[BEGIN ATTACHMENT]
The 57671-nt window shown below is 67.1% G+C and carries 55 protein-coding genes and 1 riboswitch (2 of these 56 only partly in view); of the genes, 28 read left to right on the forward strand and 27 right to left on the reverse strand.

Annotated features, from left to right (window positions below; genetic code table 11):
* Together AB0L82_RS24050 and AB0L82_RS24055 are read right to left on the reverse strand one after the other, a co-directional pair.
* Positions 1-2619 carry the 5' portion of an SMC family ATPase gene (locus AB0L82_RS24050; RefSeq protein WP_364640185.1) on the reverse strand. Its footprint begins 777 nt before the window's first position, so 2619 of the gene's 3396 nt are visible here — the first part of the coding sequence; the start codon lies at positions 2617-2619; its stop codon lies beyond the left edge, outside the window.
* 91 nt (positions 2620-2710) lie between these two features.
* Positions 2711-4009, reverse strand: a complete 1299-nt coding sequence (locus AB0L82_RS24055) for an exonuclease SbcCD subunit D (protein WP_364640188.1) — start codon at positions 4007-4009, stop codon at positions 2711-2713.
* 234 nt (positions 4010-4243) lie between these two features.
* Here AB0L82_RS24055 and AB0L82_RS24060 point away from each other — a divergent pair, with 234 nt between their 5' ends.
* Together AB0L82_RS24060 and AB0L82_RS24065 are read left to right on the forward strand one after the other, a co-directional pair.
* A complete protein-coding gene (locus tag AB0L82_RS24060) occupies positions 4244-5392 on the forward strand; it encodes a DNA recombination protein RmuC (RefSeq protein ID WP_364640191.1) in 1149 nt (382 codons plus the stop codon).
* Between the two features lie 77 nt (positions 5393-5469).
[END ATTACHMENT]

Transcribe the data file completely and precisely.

The 57671-nt window shown below is 67.1% G+C and carries 55 protein-coding genes and 1 riboswitch (2 of these 56 only partly in view); of the genes, 28 read left to right on the forward strand and 27 right to left on the reverse strand.

Annotated features, from left to right (window positions below; genetic code table 11):
* Together AB0L82_RS24050 and AB0L82_RS24055 are read right to left on the reverse strand one after the other, a co-directional pair.
* Positions 1-2619 carry the 5' portion of an SMC family ATPase gene (locus AB0L82_RS24050; RefSeq protein WP_364640185.1) on the reverse strand. Its footprint begins 777 nt before the window's first position, so 2619 of the gene's 3396 nt are visible here — the first part of the coding sequence; the start codon lies at positions 2617-2619; its stop codon lies beyond the left edge, outside the window.
* 91 nt (positions 2620-2710) lie between these two features.
* Positions 2711-4009, reverse strand: a complete 1299-nt coding sequence (locus AB0L82_RS24055) for an exonuclease SbcCD subunit D (protein WP_364640188.1) — start codon at positions 4007-4009, stop codon at positions 2711-2713.
* 234 nt (positions 4010-4243) lie between these two features.
* Here AB0L82_RS24055 and AB0L82_RS24060 point away from each other — a divergent pair, with 234 nt between their 5' ends.
* Together AB0L82_RS24060 and AB0L82_RS24065 are read left to right on the forward strand one after the other, a co-directional pair.
* A complete protein-coding gene (locus tag AB0L82_RS24060) occupies positions 4244-5392 on the forward strand; it encodes a DNA recombination protein RmuC (RefSeq protein ID WP_364640191.1) in 1149 nt (382 codons plus the stop codon).
* Between the two features lie 77 nt (positions 5393-5469).